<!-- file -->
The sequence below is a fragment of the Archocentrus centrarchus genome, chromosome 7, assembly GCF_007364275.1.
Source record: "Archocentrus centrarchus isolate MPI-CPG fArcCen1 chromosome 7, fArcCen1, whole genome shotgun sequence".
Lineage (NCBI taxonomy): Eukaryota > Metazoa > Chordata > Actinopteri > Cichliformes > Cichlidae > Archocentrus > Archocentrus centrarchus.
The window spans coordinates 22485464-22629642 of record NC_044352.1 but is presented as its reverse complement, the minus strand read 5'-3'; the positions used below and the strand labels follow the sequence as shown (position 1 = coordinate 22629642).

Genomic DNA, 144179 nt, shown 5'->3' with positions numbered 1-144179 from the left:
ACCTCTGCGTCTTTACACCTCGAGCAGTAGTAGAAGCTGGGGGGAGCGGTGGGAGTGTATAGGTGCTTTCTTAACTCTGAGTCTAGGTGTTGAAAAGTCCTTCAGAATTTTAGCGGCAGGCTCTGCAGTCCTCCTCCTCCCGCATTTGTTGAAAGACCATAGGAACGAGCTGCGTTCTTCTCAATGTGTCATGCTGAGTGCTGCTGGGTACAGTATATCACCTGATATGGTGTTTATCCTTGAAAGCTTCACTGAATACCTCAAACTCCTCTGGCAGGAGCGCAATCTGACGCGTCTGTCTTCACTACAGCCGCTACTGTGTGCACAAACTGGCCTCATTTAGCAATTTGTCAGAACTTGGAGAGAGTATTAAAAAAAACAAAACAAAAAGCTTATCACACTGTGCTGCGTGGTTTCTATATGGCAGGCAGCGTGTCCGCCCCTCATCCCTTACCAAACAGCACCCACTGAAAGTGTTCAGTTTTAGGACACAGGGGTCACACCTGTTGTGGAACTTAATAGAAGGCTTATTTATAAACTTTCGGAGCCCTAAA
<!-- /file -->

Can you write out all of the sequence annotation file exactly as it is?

The sequence below is a fragment of the Archocentrus centrarchus genome, chromosome 7, assembly GCF_007364275.1.
Source record: "Archocentrus centrarchus isolate MPI-CPG fArcCen1 chromosome 7, fArcCen1, whole genome shotgun sequence".
Lineage (NCBI taxonomy): Eukaryota > Metazoa > Chordata > Actinopteri > Cichliformes > Cichlidae > Archocentrus > Archocentrus centrarchus.
The window spans coordinates 22485464-22629642 of record NC_044352.1 but is presented as its reverse complement, the minus strand read 5'-3'; the positions used below and the strand labels follow the sequence as shown (position 1 = coordinate 22629642).

Genomic DNA, 144179 nt, shown 5'->3' with positions numbered 1-144179 from the left:
ACCTCTGCGTCTTTACACCTCGAGCAGTAGTAGAAGCTGGGGGGAGCGGTGGGAGTGTATAGGTGCTTTCTTAACTCTGAGTCTAGGTGTTGAAAAGTCCTTCAGAATTTTAGCGGCAGGCTCTGCAGTCCTCCTCCTCCCGCATTTGTTGAAAGACCATAGGAACGAGCTGCGTTCTTCTCAATGTGTCATGCTGAGTGCTGCTGGGTACAGTATATCACCTGATATGGTGTTTATCCTTGAAAGCTTCACTGAATACCTCAAACTCCTCTGGCAGGAGCGCAATCTGACGCGTCTGTCTTCACTACAGCCGCTACTGTGTGCACAAACTGGCCTCATTTAGCAATTTGTCAGAACTTGGAGAGAGTATTAAAAAAAACAAAACAAAAAGCTTATCACACTGTGCTGCGTGGTTTCTATATGGCAGGCAGCGTGTCCGCCCCTCATCCCTTACCAAACAGCACCCACTGAAAGTGTTCAGTTTTAGGACACAGGGGTCACACCTGTTGTGGAACTTAATAGAAGGCTTATTTATAAACTTTCGGAGCCCTAAA